Not a day goes by that I don’t hear something new in the music. Today, I heard someone off in the corner, playing a dobro. I found out that it’s Michael Buck who was down the hall, sitting in.

    There’s no specification on the box for this kind of thing. But it’s perfectly plain when you hear it, and totally worth the extra simoleans.

  5. tedpallas says:

    A sound designer I do quite a bit of work for swears by ribbon drivers. He builds his own speakers, so he’ll stack 20 ribbon drivers on top of one another and use those to, say, amplify a pit orchestra or serve as front fills, since you get a lot of sound without having to turn the boxes up too hot. I’ve got the parts on order to build my own, and I can say firsthand that ribbon drivers, for anything short of studio monitoring an absolute aural pleasure(and they might even be good at that.) The on;y thing about them that isn’t totally friggin’ awesome is that they seem to require a lot more EQ love than other speakers, especially when we bust out the stacks – phase cancellation, when they’re chained together, happens much easier than with boxes arrayed on either side of the room.

  6. dculberson says:

    Magnepans are very cool.. I used to have a pair of MG-III’s. I thought they looked neater because they had natural oak surrounds and tweed grill cloth. (stylish!) They did require a sub as the ribbons don’t have much in the way of bass production.

    They’re definitely not worth $5400 for the average person, though. But if you’re rolling in recently cashed out millions from the stock market, then why not? What else are you going to do with it, put it in the bank? Ha! At least this way you’ve got neat stuff to fawn over.

    Oh, and electrostats do require a lot more power out of the amp to get decent volume.

  7. styrofoam says:

    Maggies take up a lot of floorspace, though. YOu can’t really pile stuff under them around the stand, and they don’t take to being tucked into that tiny corner between the couch and the wall.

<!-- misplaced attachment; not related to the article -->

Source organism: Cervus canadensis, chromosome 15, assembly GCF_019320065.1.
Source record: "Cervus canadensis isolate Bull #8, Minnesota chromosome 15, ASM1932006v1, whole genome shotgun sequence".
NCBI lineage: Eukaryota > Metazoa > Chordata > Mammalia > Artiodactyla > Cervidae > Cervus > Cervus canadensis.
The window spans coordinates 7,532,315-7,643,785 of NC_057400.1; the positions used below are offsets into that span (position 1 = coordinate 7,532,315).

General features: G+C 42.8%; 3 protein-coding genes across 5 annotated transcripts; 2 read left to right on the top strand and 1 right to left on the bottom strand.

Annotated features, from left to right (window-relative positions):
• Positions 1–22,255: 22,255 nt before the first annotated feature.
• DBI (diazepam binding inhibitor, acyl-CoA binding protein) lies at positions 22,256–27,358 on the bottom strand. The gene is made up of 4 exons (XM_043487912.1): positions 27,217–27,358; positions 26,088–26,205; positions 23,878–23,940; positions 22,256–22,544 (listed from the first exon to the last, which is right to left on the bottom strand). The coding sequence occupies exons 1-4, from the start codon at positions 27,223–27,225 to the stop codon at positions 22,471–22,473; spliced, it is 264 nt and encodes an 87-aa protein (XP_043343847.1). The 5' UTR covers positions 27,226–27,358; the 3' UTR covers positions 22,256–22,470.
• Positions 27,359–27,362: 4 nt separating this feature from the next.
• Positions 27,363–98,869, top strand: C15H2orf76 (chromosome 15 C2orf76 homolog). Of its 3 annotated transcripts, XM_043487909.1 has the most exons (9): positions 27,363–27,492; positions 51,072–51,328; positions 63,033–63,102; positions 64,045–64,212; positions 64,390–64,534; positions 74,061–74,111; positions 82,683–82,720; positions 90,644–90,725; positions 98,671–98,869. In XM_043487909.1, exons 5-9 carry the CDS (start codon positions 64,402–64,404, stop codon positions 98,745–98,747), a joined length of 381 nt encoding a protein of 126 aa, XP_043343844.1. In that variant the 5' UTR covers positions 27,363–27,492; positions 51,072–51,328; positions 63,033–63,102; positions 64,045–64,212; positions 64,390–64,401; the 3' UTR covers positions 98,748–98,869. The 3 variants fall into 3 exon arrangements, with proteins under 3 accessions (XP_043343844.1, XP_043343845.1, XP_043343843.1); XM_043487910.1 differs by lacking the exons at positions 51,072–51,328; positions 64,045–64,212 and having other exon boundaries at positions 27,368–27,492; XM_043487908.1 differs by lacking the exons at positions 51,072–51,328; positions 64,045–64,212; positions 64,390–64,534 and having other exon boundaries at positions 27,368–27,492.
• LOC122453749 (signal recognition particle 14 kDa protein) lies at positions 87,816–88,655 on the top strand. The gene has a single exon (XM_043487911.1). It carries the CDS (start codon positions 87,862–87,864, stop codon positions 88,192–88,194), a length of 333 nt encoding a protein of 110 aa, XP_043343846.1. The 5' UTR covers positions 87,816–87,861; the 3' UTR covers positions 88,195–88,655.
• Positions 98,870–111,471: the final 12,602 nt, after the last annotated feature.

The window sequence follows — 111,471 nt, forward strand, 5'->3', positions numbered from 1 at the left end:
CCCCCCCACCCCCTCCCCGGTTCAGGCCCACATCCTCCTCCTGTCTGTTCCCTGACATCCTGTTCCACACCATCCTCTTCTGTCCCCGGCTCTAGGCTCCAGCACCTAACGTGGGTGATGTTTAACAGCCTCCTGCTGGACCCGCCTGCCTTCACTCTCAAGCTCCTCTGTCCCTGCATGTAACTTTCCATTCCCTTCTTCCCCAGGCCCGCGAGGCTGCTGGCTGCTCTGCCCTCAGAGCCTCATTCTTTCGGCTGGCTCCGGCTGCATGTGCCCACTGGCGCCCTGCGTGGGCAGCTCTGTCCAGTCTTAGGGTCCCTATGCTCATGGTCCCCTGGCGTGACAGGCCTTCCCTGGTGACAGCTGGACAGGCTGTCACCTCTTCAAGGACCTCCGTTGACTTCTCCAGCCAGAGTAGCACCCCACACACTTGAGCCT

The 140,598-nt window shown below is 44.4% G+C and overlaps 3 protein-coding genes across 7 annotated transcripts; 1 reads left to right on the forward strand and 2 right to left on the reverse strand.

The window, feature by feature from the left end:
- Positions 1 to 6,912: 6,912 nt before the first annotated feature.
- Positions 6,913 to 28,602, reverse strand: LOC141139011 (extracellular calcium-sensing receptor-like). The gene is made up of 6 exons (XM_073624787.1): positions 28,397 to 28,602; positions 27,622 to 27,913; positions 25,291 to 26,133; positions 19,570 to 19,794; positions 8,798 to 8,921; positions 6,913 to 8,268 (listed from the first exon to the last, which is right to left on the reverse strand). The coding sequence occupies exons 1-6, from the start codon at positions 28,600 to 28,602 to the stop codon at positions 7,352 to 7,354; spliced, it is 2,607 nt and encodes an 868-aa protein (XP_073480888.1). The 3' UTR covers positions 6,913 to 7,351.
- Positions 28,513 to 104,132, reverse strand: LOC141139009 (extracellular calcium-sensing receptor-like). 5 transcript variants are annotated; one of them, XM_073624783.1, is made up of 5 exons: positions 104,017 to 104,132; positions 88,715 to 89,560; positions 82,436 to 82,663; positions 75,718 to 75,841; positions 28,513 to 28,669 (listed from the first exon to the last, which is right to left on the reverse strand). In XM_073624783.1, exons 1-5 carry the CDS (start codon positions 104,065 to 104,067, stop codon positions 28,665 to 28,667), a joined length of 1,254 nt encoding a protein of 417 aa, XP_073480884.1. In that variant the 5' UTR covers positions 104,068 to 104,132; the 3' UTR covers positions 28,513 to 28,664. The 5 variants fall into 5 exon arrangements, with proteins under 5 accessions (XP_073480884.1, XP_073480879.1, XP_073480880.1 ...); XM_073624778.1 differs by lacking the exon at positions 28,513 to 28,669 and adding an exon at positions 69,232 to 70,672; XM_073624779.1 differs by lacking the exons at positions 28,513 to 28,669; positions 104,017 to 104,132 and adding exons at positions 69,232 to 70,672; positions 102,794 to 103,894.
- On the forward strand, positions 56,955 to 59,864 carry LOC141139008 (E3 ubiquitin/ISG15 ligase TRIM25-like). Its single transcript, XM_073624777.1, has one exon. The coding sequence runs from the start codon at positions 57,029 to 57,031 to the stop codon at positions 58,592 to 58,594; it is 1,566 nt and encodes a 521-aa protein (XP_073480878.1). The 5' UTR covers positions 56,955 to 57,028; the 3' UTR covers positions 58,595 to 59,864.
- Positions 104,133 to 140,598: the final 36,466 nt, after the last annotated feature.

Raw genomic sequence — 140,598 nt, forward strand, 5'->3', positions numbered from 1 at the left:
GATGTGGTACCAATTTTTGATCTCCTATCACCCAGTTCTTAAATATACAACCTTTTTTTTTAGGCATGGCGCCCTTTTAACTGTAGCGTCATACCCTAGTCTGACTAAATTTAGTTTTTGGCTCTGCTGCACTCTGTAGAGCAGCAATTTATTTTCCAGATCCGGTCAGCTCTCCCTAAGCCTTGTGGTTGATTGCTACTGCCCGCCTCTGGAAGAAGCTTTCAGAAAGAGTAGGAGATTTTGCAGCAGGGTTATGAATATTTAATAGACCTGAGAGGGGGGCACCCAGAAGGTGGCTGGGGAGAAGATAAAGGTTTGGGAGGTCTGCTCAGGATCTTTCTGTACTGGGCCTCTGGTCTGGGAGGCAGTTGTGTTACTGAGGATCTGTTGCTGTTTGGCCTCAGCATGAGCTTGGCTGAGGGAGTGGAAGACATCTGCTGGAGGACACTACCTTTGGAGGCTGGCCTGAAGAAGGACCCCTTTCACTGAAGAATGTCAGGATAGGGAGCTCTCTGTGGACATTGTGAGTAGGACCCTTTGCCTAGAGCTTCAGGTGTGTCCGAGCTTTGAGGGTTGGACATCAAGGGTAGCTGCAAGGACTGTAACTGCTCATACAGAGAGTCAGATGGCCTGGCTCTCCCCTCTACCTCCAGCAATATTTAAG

Not that an Audiophile would really care about that, but a run of the mill schlub might.

    Also: you have to keep a close eye on your cat.

  8. claud9999 says:

    Electrostats (and relatives, let’s not get pedantic about exactly how they drive) are great sounding but are notoriously directional (read: you must sit in the sweet spot to hear them properly, off-angle and you hear less volume and the sound may be out of phase.) But directionality is also kinda the point, and can result in some wonderfully 3-dimensional sound out of two speakers.

    I have a pair of Martin Logan speakers (Scenarios, one of their lower-end lines, electrostat mid/highend, cone bass) and I love them. They’re still fairly directional, but the curved surfaces helps some. I seem to remember they were in the $5k range for the pair, plus another couple grand for the amp/preamp (yeah, you need lots of juice for ‘stats.)

    And if you can find them, the Monsoon electrostats are great computer speakers. I have two sets, one for home, one for work. Too bad they went out of business–nothing but crap out there for computer speakers nowadays.

    Personally I wouldn’t go with ‘stats for 5.1, they’re more for listening intently to music, particularly good at reproduction at lower volumes. 5.1 is for watching loud movies with lots of booming effects and not a lot of detail needed.